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How much does culture influence heuristic thinking? Are there parallels between the types of visual illusions to which different cultures are susceptible?
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Thanks for the help.
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Understanding the notion of Spaces in Indian Context (taking a case of Kumbh Mela) through the paradoxes these spaces hold within itself. Taking the case of Kumbh Mela, one was able to portray out the experiential journey of 2001, 2007 & 2013 Kumbh Melas. Moreover, they gave a variety of understanding through extreme cases of these paradoxes, which are appearing in greater amplitude, due to the small time frame this event comes out on the calender, but leaves a strong impact on the minds & history of mankind altogether.
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Ideal space, depending on the exact location and purpose of the space, is hard to come by because not everyone has the same experience in each area. Because the end result is that of a personal experience (mental and emotional interpretation) it would be hard to get the end result perfect or near perfect for that very reason.
Ideal locations can be a reality if, and only if, it has a single purpose and it is to be used for that very purpose. The more general the purpose is, the better the experience someone will take away from it. If, though, the purpose is very specific, then there is a higher chance that not everyone will be able to achieve that exact purpose and may leave feeling let down by the event or location. One case would be that of a public park. The purpose of a park is very general. It holds many purposes and meanings for individuals and the chances of that space having a negative impact on a person is very low.
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supra state was the agreement that India government and Nagalim is trying to sort out after decades of insurgent conflict. this is in the context of Naga ethnic group fight for separate government to maintain their identity and culture and historicity.
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You are welcome. You know there are places in India where restorative justice flourishes - decisions made by the community concerning domestic issues. Unfortunately, the bulk of the decisions have been detrimental to the female partner, and the absues have drawn the ire of the Indian Courts. However, it is also my understanding that the Indian courts are so badly backlogged that it may be years before they can correct the problems.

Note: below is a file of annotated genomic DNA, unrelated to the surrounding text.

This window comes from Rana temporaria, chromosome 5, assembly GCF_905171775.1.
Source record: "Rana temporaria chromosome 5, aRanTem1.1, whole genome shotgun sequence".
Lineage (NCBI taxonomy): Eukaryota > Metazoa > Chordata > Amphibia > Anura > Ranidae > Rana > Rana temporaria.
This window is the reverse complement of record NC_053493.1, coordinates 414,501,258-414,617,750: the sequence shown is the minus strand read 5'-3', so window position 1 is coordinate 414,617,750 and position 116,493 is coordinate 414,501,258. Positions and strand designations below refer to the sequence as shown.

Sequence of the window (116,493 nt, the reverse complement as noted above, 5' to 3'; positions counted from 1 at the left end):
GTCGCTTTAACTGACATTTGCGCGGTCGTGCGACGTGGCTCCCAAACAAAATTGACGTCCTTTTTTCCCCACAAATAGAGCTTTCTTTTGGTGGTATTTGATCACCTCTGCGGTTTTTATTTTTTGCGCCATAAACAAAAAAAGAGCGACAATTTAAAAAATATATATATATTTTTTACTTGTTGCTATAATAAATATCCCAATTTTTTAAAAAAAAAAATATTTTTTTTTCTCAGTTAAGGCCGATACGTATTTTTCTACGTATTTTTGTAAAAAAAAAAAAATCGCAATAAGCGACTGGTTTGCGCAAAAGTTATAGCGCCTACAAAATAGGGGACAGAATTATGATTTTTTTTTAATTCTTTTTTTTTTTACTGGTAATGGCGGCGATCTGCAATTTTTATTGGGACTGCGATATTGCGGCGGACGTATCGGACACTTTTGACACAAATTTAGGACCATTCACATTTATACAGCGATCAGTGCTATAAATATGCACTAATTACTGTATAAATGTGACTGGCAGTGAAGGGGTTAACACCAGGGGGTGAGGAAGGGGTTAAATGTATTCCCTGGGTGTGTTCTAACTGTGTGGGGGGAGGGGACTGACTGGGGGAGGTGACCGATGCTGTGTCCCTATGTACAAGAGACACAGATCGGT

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What do you think Hobbes's idea of Human Nature?
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Maybe a humanosophic view on the matter of human nature could be help.
When we look at the evolutionary development of humans, human nature can be seen as a three-stage rocket.
The first stage origins from our common history of all life forms: the me-myself-and-I-bias. It was already present in primitive life forms such as bacteria, that try to get as much energy as possible out of their environment to stay in life and to procreate – without regard to other life forms or kin group. This basic element of our nature may still pop up in situations of acute threat or panic.
The second stage is the group orientation: a relic of our ape origin that we have in common with other group animals such as chimpanzees. A group animal is more able to get energy out of its environment to stay in life and to procreate as a member of a kin group, than alone. The stronger the group, the better the chances for its members. Mutual quarrel and rivalry need to be avoided, especially when the group is threatened by rival other groups. So each group member has to give up some of his me-myself-and-I-bias for the benefit of group harmony.
How can group animals handle this two discordant leanings? With ‘norms and values’: social behavior that is learned by example and social coercion. Chimpanzees are ‘good natured’, like primatologist Frans de Waal explained in his Good natured (1996). Harmonious groups are flourishing better then groups with permanent mutual trouble.
The third stage in human nature is a relic of our four million years of prehistory. For our ancestors, Australopithic and Early Human small foraging groups who lived in precarious and dangerous environments, intern harmony was of great importance for survival. The bonobo-like mechanisms of defusing tensions together (by playing, sex, etc.) were further developed and refined. It is this long period of human group harmony that has made our species extremely social.
In situations of overpopulation and therefore increased competition between different groups, aggression can play a role again. Among chimpanzees this happened already two million years ago; but for our ancestors this did not happen until about 10.000 years ago (and the last 5.000 years to an increased degree). This recent development pushed mankind 's behavior back towards the more primitive stages of human nature, leading to wars etc. But this development is too recent to fundamentally change the effects of the millions of years of harmony that preceded it. The craving for harmony, the feeling that our individual happiness depends on group harmony, remains a basic part of human nature and will be dominant
whenever the circumstances allow it.
For more information about a humanosophic view, see www.humanosophy.org